Detroit is one of many cities vying to become the home of Amazon’s second North American Headquarters.
Can the city’s most vocal and wealthy cheerleaders make the case and convince Amazon to locate here?
What are the obstacles to Detroit’s bid? Where would something like that be built here?
Here is an op-ed written by Sen. Conyers related to Detroit’s Amazon bid:
Moving Detroit forward.
It’s a classic situation that most Southeast Michiganders find ourselves in: whenever someone asks us where we’re from, we say we’re from Detroit — regardless of whether we hail from the suburbs, the city proper or anywhere in between.
Our parents are from here. Their parents are from here. It’s the city WE love and represent. That’s why the spirit of Detroit runs deep in all of us.
As Detroit begins to flourish, it’s time to remove the barriers to regional growth and allow our interconnected economic hub to thrive. We can begin by building a next-generation transportation system that will provide quick, easy mobility between the neighborhoods, suburbs and downtown business sector — something every other major U.S. city has accomplished.
If you’ve ever traveled to another big city, like Chicago, Seattle or Washington, D.C., you’ve seen firsthand how interconnected their transportation is. It has never been easier to get from one place to another without worrying about traffic, distracted drivers or parking your car.
With Amazon looking to invest $5 billion in a second headquarters, which could possibly bring 50,000 new jobs to Detroit, building reliable transportation has never been more important.
In fact, it’s the only thing that we’re missing on Amazon’s wish list:
● A metropolitan area with more than one million people? Check.
● A stable and business-friendly environment? Check.
● The potential to attract and retain strong technical talent? Check.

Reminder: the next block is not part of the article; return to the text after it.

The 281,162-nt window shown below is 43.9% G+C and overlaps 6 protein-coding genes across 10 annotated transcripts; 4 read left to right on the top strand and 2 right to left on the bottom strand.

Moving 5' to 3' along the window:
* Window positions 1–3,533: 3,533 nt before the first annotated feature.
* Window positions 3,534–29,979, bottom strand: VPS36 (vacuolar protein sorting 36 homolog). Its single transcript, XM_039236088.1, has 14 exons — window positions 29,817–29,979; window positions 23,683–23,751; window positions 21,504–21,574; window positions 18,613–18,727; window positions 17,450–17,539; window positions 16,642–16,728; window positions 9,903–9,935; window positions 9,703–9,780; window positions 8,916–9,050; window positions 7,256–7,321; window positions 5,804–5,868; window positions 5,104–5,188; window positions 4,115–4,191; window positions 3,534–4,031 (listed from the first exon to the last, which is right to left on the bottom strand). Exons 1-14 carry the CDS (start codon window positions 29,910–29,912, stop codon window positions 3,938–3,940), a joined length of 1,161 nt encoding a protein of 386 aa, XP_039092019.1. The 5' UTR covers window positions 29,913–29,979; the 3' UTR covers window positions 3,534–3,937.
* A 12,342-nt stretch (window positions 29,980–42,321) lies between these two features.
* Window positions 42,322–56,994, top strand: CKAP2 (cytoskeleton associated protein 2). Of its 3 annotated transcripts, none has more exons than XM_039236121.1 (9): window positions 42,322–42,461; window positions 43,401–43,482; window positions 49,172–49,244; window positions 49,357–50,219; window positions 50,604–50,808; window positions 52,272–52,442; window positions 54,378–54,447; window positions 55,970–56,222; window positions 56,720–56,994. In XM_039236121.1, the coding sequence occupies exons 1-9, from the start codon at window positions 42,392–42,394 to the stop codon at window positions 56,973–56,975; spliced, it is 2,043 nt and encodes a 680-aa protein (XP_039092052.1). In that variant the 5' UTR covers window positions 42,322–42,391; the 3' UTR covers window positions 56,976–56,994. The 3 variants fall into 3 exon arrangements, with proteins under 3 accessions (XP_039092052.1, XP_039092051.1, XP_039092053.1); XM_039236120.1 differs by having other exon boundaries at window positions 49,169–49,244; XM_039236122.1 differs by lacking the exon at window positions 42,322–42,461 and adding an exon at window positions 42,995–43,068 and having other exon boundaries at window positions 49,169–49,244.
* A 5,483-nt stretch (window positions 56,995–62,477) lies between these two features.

● A strong university system nearby? Check.
● Communities that think big and creatively? Check.
● Available land for an 8 million-square-foot headquarters? Check.
● A mass transit system for 50,000 new workers? Get back to us on that one.
Our current lack of mass transit options is an opportunity to create the most modern, interconnected design build in the nation. Unlike other big cities, we’re not locked into a costly underground rail system, and we have some of the smartest minds in transportation — including the highest percentage of engineers in the country right here in Michigan — on our doorstep.
A report by the Regional Transit Authority found that 62 percent of Detroiters work outside of the city, while 72 percent of Detroit workers live outside the city and commute to work. In a metropolis where employees pass each other every day going in opposite directions on their way to work, mass transportation benefits everyone.
I’ll be the first to admit that while previous mass transit plans were good, every proposal brought forward lacked two fundamental pieces: a unified system that combines our existing mass transit, and a plan to expand without saddling skeptical taxpayers with the cost. We need cooperation from the business community and taxpayers to fund a commonsense plan that works for everyone.
If we’re able to solve these two elusive aspects, I believe we are well on our way toward a plan that works for everyone.
Without a doubt, there will be naysayers. There will be people who will tell you that this isn’t possible and that the system doesn’t work. Well, I’m here to tell you that we can make it work if we want it to, but we have to begin taking those steps if we want to be an attractive option for Amazon, or any other future business investments.
It’s time to hop on the train that keeps Detroit moving forward.
Sen. Ian Conyers (D-Detroit) has a master’s degree in urban and regional planning from Georgetown University. He serves as Minority Vice Chair of the Senate Transportation Committee and represents citizens of the 4th District in Wayne County that includes the cities of Allen Park, Detroit, Lincoln Park, Southgate.